Thursday, 31 December 2009
In praise of Melvyn Bragg...
...and the best of radio, which includes Laurie Taylor's Thinking Allowed, Michael Rosen's Word of Mouth, as well as the reports on From Our Own Correspondent, James Naughtie's Book Club, and Matthew Parris's Great Lives, just to mention Radio 4 and not Radio 5 which I also listen to (Matthew Bannister, Last Word, Simon Mayo and Mark Kermode's film reviews...)
The Radio 4 list above ranges from the excellent to the solid, nothing worse. Half the time I don't know when anything is on and just happen to switch on and stay switched on, especially in the sleepless parts of night.
I do however know when In Our Time is on. For the average BBC programmer it must have seemed an improbable proposition. Choose an abstruse subject and let three academics rabbit on about it, firmly under the control of Melvyn, who will hurry them on. Give it a prime slot. G'wan!
I look at the list on that link, from Mary Wollstonecraft today, through The Samurai, Pythagoras, The Silk Road, stretching back right down that road, and marvel at it. The academics assembled are generally articulate and clear, and, if not clear enough, Bragg asks them - sometimes a little testily - to clarify or does the clarifying himself. Today on Wollstonecraft was outstanding: the core ideas, the context, the development, the significance all presented, not so much as education but as conversation. Conversation of a sort. The programme doesn't consist of arguments around an idea, it is concerned with the display of a body of available knowledge. There isn't an argument about the rights or wrongs of Wollstonecraft's ideas, for example. It is a way of laying those ideas out and giving them some kind of context.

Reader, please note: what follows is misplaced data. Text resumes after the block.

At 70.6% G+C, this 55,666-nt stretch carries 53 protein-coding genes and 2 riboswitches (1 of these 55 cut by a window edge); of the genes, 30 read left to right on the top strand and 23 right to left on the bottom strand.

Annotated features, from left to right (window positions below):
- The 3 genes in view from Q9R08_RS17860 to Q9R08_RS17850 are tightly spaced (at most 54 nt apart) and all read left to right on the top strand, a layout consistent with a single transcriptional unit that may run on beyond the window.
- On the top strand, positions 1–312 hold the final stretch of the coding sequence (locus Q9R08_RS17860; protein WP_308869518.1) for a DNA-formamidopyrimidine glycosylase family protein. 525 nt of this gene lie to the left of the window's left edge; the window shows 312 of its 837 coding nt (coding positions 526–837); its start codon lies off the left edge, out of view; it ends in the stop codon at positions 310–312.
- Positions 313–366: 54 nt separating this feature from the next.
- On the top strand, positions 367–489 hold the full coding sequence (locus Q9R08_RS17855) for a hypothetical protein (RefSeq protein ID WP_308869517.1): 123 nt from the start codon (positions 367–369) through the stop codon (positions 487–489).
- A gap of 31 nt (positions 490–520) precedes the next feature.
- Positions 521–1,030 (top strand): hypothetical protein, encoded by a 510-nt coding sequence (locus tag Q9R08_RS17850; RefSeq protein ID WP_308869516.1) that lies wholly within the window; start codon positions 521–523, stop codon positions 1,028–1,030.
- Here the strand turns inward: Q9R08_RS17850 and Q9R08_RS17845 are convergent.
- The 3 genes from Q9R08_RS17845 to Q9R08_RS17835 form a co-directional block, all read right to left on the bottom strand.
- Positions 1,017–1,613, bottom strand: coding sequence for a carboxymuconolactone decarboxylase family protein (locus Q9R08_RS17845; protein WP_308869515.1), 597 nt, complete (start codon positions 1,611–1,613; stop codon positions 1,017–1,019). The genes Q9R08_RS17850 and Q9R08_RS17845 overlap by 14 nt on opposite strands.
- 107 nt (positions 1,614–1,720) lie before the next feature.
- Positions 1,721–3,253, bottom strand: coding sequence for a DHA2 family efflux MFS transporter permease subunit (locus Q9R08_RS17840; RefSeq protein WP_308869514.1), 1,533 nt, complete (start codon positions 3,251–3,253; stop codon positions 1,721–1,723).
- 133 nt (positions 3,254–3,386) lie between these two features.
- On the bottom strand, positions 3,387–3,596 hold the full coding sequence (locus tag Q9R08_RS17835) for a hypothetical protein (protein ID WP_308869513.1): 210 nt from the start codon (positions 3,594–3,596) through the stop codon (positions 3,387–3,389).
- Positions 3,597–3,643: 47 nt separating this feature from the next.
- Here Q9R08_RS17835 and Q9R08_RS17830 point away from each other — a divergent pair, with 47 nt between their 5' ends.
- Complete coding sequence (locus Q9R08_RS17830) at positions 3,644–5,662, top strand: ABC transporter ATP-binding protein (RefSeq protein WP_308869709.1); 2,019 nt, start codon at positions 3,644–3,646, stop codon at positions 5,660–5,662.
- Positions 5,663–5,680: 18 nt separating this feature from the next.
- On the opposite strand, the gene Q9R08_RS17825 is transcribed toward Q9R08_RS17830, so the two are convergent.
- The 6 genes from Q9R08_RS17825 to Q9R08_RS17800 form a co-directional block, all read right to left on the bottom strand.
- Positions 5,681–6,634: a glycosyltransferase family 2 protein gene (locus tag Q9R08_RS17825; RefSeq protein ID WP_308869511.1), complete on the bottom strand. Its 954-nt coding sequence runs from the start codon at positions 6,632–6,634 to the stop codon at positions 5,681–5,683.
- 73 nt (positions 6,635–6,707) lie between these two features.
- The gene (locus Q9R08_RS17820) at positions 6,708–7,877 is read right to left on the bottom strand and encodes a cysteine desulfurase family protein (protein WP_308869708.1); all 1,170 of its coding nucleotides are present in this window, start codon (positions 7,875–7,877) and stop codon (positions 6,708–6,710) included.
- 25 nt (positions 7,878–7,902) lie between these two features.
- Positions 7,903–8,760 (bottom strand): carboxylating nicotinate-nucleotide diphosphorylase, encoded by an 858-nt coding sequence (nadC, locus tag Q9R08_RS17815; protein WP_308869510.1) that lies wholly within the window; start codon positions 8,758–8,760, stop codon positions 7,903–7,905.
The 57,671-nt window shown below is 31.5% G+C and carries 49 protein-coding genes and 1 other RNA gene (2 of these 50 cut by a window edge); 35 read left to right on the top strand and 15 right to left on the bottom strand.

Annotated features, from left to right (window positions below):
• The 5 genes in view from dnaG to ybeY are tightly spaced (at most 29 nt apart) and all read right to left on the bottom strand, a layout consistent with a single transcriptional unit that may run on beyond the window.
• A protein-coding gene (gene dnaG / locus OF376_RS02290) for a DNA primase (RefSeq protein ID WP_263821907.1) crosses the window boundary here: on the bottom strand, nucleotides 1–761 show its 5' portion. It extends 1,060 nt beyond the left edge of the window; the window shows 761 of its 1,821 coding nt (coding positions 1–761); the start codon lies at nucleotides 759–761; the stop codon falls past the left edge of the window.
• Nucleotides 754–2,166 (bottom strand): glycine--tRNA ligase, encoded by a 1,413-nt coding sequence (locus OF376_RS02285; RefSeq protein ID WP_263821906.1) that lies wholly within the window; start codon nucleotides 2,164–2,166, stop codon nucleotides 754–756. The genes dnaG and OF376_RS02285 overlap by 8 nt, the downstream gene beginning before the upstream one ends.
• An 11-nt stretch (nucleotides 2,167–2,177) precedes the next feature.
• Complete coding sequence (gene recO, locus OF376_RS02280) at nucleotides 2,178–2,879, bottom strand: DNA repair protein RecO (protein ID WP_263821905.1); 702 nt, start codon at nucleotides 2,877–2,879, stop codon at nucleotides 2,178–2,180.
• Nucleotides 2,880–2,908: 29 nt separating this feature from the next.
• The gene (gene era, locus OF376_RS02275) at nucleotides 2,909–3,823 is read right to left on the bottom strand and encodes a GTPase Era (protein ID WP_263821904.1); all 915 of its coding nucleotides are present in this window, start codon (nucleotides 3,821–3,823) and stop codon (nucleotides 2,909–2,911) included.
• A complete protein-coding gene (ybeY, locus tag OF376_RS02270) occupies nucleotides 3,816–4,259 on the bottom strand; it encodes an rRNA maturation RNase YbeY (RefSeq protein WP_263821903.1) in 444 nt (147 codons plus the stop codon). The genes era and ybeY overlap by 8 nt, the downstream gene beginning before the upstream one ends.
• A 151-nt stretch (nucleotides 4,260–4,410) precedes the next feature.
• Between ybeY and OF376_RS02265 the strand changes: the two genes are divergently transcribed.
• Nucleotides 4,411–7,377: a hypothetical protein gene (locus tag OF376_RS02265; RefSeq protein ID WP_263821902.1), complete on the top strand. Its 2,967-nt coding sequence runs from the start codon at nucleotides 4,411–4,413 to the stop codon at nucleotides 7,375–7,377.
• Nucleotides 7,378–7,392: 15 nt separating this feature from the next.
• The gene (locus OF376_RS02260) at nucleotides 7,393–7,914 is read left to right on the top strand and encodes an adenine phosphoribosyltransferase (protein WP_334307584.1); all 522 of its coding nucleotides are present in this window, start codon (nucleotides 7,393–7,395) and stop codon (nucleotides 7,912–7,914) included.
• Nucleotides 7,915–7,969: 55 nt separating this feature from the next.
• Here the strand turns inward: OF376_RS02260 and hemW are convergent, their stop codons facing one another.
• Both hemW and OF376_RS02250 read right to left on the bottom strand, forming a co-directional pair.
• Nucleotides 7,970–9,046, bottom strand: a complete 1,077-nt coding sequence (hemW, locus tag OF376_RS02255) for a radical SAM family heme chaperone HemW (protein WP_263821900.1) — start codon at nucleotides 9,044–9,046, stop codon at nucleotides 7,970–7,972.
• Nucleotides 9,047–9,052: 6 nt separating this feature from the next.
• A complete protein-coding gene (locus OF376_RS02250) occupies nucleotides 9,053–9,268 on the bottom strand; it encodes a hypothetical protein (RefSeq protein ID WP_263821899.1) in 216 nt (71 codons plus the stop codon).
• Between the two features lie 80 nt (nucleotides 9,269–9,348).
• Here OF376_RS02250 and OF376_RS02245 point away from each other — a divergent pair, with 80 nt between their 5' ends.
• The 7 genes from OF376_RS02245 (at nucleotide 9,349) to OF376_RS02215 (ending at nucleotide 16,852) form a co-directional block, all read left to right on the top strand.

The Reithian mission was to educate, inform and entertain.
Education always sounds like hard slog, and, besides, we live in an age that distrusts educators because the term implies asymmetry. One person (the educator / adult) is assumed superior to the other (the ignorant / child). Personally, I don't mind the hierarchy of being student to a teacher, providing I trust the teacher. I firmly believe a good teacher will leave me intact as an independent and equal being, one moreover whose independence is all the firmer and richer for what he has learned, which will not be just facts but ways of knowing. Nevertheless, the terms teacher and taught will still sound undemocratic. And possibly dull. Like schooldays in adolescence. So quiz shows are devised as an alternative form of residual education in facts. Some laughter, some competition helps the medicine go down. But they avoid the word 'education'. The only people who bandy the word about with confidence are those who are convinced they have a firm message to convey, often of a social or moral kind. We don't really like them, or at least I don't. "The public need to be educated about X". Mostly I assume them to be liars or simply stupid.
I am happy to let go of the idea of entertainment generally. 'Entertainment' tries so hard to be entertaining I immediately start feeling sorry for it, or annoyed by it. On the one hand it is like a child who fancies itself to be the perpetual centre of attention. On the other it is a parent always watching my behaviour. It knows what I think before I myself do. Or so it assumes. It puts on funny voices and waits for laughs that it itself provides. It constantly miscalculates what I might find funny. There is a great deal that calls itself entertainment on radio but very little that is. So let it go. I don't protest: I simply turn off.
Information is fine, or should be. We are sceptics in everything now of course, and it is in fact wise to be sceptical, especially about information, but it is very hard to do without it. I want it. I want it cross-checked but I still want it, whatever the field, however pressing or remote the need. I want to know more about the world as and when I can. Information enlarges.
Melvyn Bragg's great gift is that he can hold these three strands together in the right proportion and feed them through his practiced hands. His researchers deserve medals and encomia, no doubt, but he still has to distill and form what they feed him, as he works together with his producer, who needs to be at least as firm and intelligent as he is. Encomia for her too.
I once shared a taxi with Bragg and John Ashbery and Les Murray. I think it was at a Cheltenham Literary Festival many years ago. I think it was the same occasion though one (Bragg) might have been Cheltenham and the other (Ashbery and Murray), the South Bank. I was the lightweight in any case, in fact in both cases. Lord Melvyn was not yet a lord and though he didn't look quite as young as in the photo above, he did not seem as august and patrician as in most recent photos.